Freedom during the COVID-19 crisis 

Fleur de Beaufort and Patrick van Schie consider the measures taken to combat the pandemic and how state intervention can be reigned back The world has been in the grip of the COVID-19 outbreak since early 2020. While initially, many aspects of the virus were still shrouded in uncertainty – with governments unable to make a sound assessment of its impact – by March, it had become clear that the world was facing a full-blown crisis. Intensive care units rapidly filled up with patients and the medical care sector was overloaded with cases. Citizens started stockpiling en masse, and on 11 March the WHO officially characterised the COVID-19 outbreak as a pandemic. Governments had to hastily determine which measures they needed to take to mitigate the crisis. And as the Dutch Prime Minister Mark Rutte reminded the press, they had to base their decisions on a very limited understanding of what they were actually up against. ‘A veritable struggle,’ as Rutte put it, that led to ‘diabolical dilemmas’. Around the world, it quickly became clear that it would be necessary to restrict people’s freedom of movement in an effort to rein in the pandemic. At first, fear of the unknown virus and the mounting number of infections created widespread public support for all the emergency measures. However, in the period that followed, we also saw new scope for reflection and criticism. Particularly now that in many countries, what has become known as ‘the first wave’ seems to have abated – and the associated, nation-wide panic with it – the adopted containment measures are the subject of heated debate. And almost everywhere, we can see certain groups resisting any form of intervention whatsoever. Over the past months, different governments have also decided on radically different forms of ‘crisis management’. Some governments opted for a total lockdown, during which almost every civic freedom was initially restricted in some way and citizens found in breach of regulations could count on hefty fines. Schools and universities had to close their doors, working from home – wherever possible – became the standard, and citizens were generally expected to stay indoors as much as possible. Physical contact was kept to a bare minimum by government order, and in certain locations – nursing homes and care homes, for example – banned altogether. The only stores allowed to stay open were those selling essential products – supermarkets, for instance. Many countries in Southern Europe adopted a total lockdown, but in Asia too, governments didn’t hesitate to take the crisis as an opportunity to further strengthen their hold. Other countries, in contrast, adopted a far less rigorous response. In some cases, in any case initially, this was due to the government underestimating the gravity of the situation – as witnessed in the US and Brazil. In other cases – Sweden for example – the government consciously decided to let things run their course. While Sweden’s citizens were advised to work from home wherever possible and keep travel to a minimum, its schools, hospitality venues and shops remained open. The Scandinavian country only prohibited gatherings of over 50 people, and care homes were also closed to the public. During a press conference the Swedish Prime Minister Stefan Löfven announced that he trusted people to be responsible in their decisions. These were times, according to Löfven, when people not only needed to make sacrifices in their own interest but also for others’ sake. The Swedish government did not deem it necessary to legally enforce these sacrifices, pointing to people’s personal responsibility to do the right thing. In the meantime, the Dutch government had implemented what was known as an ‘intelligent lockdown’. While this encompassed a large number of measures – a number of which were also enforced via emergency ordinances – the country consciously wasn’t put into total lockdown. Shops, for example, remained open and people working in essential occupations were allowed to drop off their children at school or childcare – albeit in limited numbers. And citizens could still relax in the outdoors – provided they continued to socially distance. In the Netherlands too, the authorities appealed to citizens’ sense of personal responsibility, although in terms of enforcement they wielded a bigger stick than their colleagues in Sweden. Public support for the official COVID-19 policy tends to fluctuate according to the current crisis situation. In the Netherlands, for example, the government’s measures initially enjoyed widespread support – in early March, many people even felt that the government could be more incisive in its response. Were we doing enough to prevent the virus from spreading? Or should we follow the example of our neighbours to the south and adopt far stricter measures? As the country gradually brought the outbreak under control and the economic consequences of the intelligent lockdown came into sharper focus, public confidence in the government’s performance as crisis manager diminished. Reflecting on and criticising the government’s handling of the corona crisis, people frequently draw comparisons with other countries. Opponents of far-reaching government intervention consistently point to Sweden as an example of how it should be done, while the media keep close tabs on this country’s infection rate and death total. A big risk of looking abroad for answers is that in many ways it amounts to comparing apples and oranges. After all, taken by themselves the COVID-19 data only tell part of the story. Other factors that play a key role in this context are the state of healthcare in the country in question (available care and, above all, IC capacity), population density, national character, etc. Aspects like these make drawing a direct comparison very difficult. European liberals show a preference for the Swedish approach on ideological grounds. After all, citizens’ individual freedoms and personal responsibility are two core values for this movement. At the same time, liberals also acknowledge the ‘harm principle’ as articulated by John Stuart Mill. Over 150 years ago, the British philosopher worded this principle as follows in his work On Liberty: ‘The only purpose for which power can be rightfully exercised over any member of a civilised community, against his will, is to prevent harm to others’. In line with this principle, Rutte reminded the public during a press conference that one individual’s freedom should not come at the expense of the other’s health. In the present COVID crisis, this seems to open the door for a possible total lockdown. After all, until we have developed a vaccine or effective treatment the potential risk of infection is such that people will continue to pose a threat to each other almost by definition. But is this actually the case? Since individual freedom is never entirely without risk, one could also make any number of other considerations. For those who attach strong importance to individual freedom, restricting said freedom is not a step taken lightly – even during a pandemic. After all, as far as the concrete risk of infection is concerned, citizens do not all threaten their neighbours to the same degree. A lot of people aren’t infected with the virus – meaning they don’t pose a threat to others. And among those who do contract it, quite a few don’t suffer serious symptoms. Moreover, greater freedom of movement for everyone does not preclude different considerations at the individual level. Anyone can decide for themselves whether they prefer to avoid large gatherings or physical contact with too many other people – or skip their annual holiday, for example. Members of the various high-risk groups in particular will probably make different decisions than eg. young people, who feel more or less immune to this threat. In organised societies, authorities are taking a variety of measures to minimise risks – health-related and otherwise – not least because of the impossibility of collectively bearing the possible consequences of inaction. It is vital to find the right balance in these endeavours. Considering the number of people killed or injured in traffic accidents every year, those seeking an entirely risk-free society would be best served by far-reaching, government-imposed restrictions on road traffic. Nevertheless, no one would deem such a proposal realistic. However, almost everyone accepts the legal requirement to wear a seat belt – a prescription that prevents numerous casualties – although this takes away the individual’s freedom to make this particular risk assessment. In other words, it needs to be consistently evaluated which measures aimed at minimising a risk can still be considered proportionate. An uncontrolled outbreak would put such pressure on the country’s IC capacity that liberals will also agree to some measure of government intervention. However, the eagerness with which certain governments are seizing more power at the expense of individual freedom is unacceptable to liberals. After all, in times of crisis, individual freedom and people’s individual responsibility remain as important as ever. In the fight against COVID-19, an array of measures that reduce risk could be considered – isolating infected people, for example, protecting vulnerable groups who agree to this step, a temporary ban on large-scale public events like festivals or unnecessary travel abroad – while better safeguarding citizens’ individual freedom. A freedom – and this we all understand – that will always entail some risk or other. At first glance, this careful navigating between one person’s individual freedom and risks to the other’s health seems a temporary phenomenon. As soon as an effective vaccine or antiviral drug has become widely available, these deliberations will no longer be necessary. We can return from the ‘new normal’ – as virologists and politicians have dubbed the current, rather inconvenient and unpleasant arrangements – to the one-and-only ‘real’ normal. At least, that’s what you’d expect… However, in the present public debate, quite a few people believe that we won’t be going back to the way things were – or shouldn’t. To start, there are those who believe that our behaviour will be structurally changed by our present forms of interaction. This ranges from the idea that we will no longer greet each other in the same way – no more shaking hands, let alone kissing – to changes to our travel behaviour. In this outlook, we will be taking far fewer flights than we used to, for instance, which – as an added bonus – contributes to our efforts to combat the ‘climate problem’. From a historical perspective it does not seem very likely that human interaction will be structurally changed by the present crisis. After all, after previous pandemics like the plague or (as recently as the 20th century) the Spanish flu, people didn’t keep more distance between them or seek each other out less often either. Human beings are highly social creatures who need to interact with others and who receive positive stimuli from these experiences. Indeed, we can see in the present crisis how difficult it is for people – even with the threat of the virus still looming large – to keep the requisite distance. And this past summer, we saw how masses of well-to-do Europeans took a holiday abroad, viewing this as an inalienable ‘right’ – crisis or no crisis. Think what we like of such behaviour, the fact remains that human nature is unlikely to be changed by temporary threats like the COVID crisis. What we could see happening is that working from home becomes a more common practice in occupations that allow for this. It will be necessary in that case to ensure that one still meets colleagues, clients, course participant and other work-related contacts face to face with some regularity. It has become clear from the numerous Zoom sessions held over the past few months that while digital communication tools can be handy, they are also somewhat restricted. We will still have to meet each other in person every now and then. But it doesn’t have to be every workday. Now that it has become clear that employees can do a lot of work from home, we no longer have to submit to the ‘daily grind’ of commuting to and from the office five days a week. In this case, a change of behaviour is quite plausible because daily commutes were already considered inconvenient, due to wasted time and annoying congestion, for example. From the very start of the COVID-19 crisis, there were also calls to grasp this pandemic as an opportunity to fundamentally change our way of life. For example, the outbreak was said to highlight the crisis that capitalism itself was going through. Or – under the motto ‘never waste a good crisis’ – it was seen as an opportunity to make thorough work of the ‘climate problem’. As was clear from the speed with which they were presented, these conclusions were hardly supported by a solid underlying analysis. Indeed, this call did not stem from a logical scientific inquiry into the issues at hand, but was made by a group of ‘true believers’ – be it in Socialism or in man’s need to pay obeisance to the ‘climate gods’ – who latched onto the pandemic as a way to politically capitalise on their ‘vindication’. Was the pandemic caused by capitalism? Well, it actually originated in the world’s foremost Communist dictatorship: the People’s Republic of China. And that particular system also made things worse by attempting to cover up the outbreak for several weeks, and punishing whistle-blowers rather than giving them a fair hearing. Is a Communist country like the PRC better able to combat the virus than a capitalist one? Well, in this respect, free China – Taiwan – has definitely outperformed its unfree counterpart on the mainland. Nor could one say that free countries with stronger government intervention have done a better job. In Europe, countries like Italy, France and Great Britain with a nationalised system of healthcare have done worse than countries with a more mixed system. This is not to suggest that there is a causal relationship as such, but simply that anyone who states that we will need to step up government involvement if we intend to weather the future will have to provide substantial evidence in support of this claim. For the moment, the opposite view seems to hold. Nevertheless, one of the few structural changes that have come out of the COVID-19 pandemic seems to be increased state intervention in our economy. Across the planet, governments have come to the aid of citizens and companies with support measures large and small. During major crises, governments need to offer temporary emergency aid. But at the same time, we have also seen how in the aftermath of the two major crises of the 20th century – the two world wars – it became next to impossible to once again dial back this extra state intervention. While this will be applauded by some – the Socialist faithful, for instance – we fear that once we have overcome this pandemic, our societies will be continue to groan for far too long under governments that believe they can ‘steer’ and stimulate our economy. One thing’s for sure: sooner or later, our citizens – as taxpayers – will be footing the bill for all the funds currently being doled out – seemingly free of charge. ABOUT THE AUTHORS Drs FD (Fleur) de Beaufort and PGC (Patrick) van Schie are respectively a member of staff and director at the Liberal think tank BM TeldersStichting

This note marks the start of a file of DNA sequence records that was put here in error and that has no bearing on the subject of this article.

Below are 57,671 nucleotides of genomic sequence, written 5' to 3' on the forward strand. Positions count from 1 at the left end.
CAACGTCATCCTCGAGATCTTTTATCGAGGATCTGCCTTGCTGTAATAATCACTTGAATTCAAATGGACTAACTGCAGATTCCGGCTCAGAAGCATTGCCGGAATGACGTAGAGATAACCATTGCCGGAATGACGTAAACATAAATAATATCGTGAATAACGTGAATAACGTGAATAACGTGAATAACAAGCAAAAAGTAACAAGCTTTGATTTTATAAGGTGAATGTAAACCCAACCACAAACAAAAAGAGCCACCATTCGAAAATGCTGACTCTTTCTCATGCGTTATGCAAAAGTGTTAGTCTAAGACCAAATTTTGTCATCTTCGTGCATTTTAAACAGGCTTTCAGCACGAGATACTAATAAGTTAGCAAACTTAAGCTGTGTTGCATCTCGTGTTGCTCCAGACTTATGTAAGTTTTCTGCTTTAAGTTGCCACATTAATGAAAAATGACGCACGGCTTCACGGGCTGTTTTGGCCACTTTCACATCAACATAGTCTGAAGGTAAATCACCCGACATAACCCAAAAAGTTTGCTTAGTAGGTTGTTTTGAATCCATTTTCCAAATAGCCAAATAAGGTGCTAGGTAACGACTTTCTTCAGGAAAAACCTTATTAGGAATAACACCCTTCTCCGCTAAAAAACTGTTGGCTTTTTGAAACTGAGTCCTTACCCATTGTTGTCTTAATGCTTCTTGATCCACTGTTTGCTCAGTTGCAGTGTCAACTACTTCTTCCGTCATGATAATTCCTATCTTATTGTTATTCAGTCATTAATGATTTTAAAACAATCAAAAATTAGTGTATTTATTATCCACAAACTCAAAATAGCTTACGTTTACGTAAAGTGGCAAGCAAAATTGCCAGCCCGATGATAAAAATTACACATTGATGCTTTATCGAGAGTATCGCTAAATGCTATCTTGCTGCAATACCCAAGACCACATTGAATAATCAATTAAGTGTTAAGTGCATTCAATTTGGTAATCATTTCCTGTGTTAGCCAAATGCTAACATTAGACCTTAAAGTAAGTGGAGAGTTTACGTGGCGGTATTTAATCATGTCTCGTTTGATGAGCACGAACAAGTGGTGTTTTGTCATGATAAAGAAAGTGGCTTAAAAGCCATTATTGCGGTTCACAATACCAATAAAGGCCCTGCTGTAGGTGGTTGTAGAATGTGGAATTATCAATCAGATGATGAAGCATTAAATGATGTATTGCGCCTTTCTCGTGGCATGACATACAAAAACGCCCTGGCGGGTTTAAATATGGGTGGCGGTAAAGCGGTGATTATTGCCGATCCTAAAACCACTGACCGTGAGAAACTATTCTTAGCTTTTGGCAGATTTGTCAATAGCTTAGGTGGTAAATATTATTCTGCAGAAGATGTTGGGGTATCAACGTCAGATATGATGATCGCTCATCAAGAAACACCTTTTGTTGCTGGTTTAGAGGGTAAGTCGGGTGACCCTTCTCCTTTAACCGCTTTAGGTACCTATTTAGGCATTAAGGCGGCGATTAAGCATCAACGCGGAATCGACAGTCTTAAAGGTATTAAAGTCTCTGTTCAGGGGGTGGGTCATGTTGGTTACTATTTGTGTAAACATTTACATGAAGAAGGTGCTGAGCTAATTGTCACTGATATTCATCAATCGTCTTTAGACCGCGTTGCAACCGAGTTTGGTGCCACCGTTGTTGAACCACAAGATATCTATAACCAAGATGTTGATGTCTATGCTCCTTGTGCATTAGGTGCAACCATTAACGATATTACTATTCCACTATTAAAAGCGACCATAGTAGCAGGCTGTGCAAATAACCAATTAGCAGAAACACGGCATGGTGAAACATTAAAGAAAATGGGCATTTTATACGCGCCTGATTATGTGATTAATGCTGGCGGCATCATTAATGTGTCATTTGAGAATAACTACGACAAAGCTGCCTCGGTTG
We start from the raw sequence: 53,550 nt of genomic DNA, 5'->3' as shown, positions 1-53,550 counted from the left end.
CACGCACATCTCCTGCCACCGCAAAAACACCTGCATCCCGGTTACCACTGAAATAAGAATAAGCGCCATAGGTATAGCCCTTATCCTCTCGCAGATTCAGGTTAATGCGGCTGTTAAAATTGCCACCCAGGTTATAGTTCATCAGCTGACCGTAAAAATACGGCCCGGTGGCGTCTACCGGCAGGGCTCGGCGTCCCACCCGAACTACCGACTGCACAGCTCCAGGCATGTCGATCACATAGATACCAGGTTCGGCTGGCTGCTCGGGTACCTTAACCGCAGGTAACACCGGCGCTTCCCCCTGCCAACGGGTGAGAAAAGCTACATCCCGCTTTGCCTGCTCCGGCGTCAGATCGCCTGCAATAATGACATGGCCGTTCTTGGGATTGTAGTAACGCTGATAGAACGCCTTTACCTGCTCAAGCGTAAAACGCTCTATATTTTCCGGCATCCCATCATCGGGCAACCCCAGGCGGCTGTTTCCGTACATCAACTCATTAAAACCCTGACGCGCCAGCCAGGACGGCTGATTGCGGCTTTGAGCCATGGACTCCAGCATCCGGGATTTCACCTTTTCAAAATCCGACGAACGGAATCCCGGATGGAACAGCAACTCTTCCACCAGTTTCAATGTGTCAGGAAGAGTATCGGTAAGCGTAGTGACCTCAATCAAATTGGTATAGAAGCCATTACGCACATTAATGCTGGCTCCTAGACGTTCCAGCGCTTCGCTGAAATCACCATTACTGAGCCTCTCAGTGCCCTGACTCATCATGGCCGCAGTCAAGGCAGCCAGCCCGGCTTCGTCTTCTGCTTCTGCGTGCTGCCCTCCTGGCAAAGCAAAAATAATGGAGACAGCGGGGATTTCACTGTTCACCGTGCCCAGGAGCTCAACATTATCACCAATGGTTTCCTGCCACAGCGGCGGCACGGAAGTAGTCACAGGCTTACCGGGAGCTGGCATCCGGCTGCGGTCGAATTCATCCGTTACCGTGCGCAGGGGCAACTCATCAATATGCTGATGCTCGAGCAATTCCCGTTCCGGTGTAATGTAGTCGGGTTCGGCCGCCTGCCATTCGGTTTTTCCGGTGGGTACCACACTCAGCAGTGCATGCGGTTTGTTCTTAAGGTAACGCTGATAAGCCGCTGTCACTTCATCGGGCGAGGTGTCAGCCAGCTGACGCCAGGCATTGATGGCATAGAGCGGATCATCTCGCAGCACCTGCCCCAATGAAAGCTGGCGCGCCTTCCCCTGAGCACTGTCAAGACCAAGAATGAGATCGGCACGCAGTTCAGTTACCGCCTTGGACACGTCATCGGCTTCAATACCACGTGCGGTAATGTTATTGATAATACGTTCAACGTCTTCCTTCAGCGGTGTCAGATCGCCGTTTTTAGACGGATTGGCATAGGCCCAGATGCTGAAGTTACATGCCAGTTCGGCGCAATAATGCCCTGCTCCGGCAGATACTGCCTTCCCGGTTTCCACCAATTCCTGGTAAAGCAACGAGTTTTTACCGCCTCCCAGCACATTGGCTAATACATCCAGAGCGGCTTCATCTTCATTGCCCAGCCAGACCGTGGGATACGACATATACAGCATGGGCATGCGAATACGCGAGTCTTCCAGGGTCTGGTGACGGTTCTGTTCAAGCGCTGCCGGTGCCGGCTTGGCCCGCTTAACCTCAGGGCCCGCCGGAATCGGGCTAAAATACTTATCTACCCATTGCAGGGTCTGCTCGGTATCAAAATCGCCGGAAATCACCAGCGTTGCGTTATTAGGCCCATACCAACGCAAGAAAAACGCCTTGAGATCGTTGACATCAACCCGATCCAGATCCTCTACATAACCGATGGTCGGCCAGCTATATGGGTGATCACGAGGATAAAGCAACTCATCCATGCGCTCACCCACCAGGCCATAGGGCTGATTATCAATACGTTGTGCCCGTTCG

One thing’s for sure: sooner or later, our citizens – as taxpayers – will be footing the bill for all the funds currently being doled out – seemingly free of charge